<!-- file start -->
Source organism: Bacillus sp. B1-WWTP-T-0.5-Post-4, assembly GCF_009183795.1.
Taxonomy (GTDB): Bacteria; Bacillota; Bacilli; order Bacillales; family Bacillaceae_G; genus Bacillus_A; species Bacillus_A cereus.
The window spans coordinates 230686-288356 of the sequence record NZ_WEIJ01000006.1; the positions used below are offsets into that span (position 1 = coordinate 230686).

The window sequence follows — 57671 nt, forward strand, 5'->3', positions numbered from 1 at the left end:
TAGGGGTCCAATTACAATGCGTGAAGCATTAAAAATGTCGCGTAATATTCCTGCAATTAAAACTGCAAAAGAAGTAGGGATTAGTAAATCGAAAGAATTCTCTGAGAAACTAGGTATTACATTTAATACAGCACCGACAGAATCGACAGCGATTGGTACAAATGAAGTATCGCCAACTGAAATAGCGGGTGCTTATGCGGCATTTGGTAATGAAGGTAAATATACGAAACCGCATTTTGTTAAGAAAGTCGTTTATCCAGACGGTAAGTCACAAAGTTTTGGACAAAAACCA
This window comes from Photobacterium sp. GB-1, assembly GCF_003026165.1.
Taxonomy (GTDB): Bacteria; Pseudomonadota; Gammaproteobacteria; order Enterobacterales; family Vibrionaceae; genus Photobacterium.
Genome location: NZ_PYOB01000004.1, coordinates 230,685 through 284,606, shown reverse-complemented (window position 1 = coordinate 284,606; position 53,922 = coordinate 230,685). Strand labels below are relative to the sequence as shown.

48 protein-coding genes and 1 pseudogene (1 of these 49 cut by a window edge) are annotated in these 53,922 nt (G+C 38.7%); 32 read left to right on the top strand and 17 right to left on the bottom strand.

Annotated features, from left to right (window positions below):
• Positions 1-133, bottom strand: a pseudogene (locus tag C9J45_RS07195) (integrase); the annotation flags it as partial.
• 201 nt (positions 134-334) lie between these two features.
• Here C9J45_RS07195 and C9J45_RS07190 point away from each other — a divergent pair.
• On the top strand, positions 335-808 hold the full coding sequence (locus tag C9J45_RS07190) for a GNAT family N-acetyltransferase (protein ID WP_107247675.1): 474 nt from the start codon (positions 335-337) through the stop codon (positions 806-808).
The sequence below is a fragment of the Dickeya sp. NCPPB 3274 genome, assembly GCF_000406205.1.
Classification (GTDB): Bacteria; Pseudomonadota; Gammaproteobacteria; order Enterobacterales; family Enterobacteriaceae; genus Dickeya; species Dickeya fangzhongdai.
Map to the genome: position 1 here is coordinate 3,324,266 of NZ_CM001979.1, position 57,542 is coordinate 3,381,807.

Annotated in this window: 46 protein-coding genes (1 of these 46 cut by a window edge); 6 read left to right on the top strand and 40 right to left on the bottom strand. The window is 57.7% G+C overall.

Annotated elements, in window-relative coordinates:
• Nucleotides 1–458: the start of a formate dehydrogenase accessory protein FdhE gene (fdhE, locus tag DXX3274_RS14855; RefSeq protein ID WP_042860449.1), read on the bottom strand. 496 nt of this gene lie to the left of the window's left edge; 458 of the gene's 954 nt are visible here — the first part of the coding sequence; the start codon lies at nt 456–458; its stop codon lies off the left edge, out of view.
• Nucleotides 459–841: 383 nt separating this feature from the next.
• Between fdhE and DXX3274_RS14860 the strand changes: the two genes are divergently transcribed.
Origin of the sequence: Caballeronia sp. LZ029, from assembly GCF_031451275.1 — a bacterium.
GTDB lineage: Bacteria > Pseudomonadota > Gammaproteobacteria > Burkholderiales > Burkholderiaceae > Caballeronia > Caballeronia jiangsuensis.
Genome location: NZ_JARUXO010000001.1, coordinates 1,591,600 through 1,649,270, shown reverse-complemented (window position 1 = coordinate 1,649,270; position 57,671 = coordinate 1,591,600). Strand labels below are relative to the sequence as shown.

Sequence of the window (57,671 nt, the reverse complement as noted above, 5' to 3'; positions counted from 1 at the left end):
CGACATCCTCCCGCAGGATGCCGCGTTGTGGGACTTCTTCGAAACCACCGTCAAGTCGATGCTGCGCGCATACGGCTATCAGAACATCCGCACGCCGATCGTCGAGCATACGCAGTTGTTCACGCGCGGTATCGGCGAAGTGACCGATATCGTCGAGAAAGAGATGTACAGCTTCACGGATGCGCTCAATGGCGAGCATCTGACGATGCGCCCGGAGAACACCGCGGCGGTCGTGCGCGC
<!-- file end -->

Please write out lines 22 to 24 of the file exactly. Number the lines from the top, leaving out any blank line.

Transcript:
• Between fdhE and DXX3274_RS14860 the strand changes: the two genes are divergently transcribed.
Origin of the sequence: Caballeronia sp. LZ029, from assembly GCF_031451275.1 — a bacterium.
GTDB lineage: Bacteria > Pseudomonadota > Gammaproteobacteria > Burkholderiales > Burkholderiaceae > Caballeronia > Caballeronia jiangsuensis.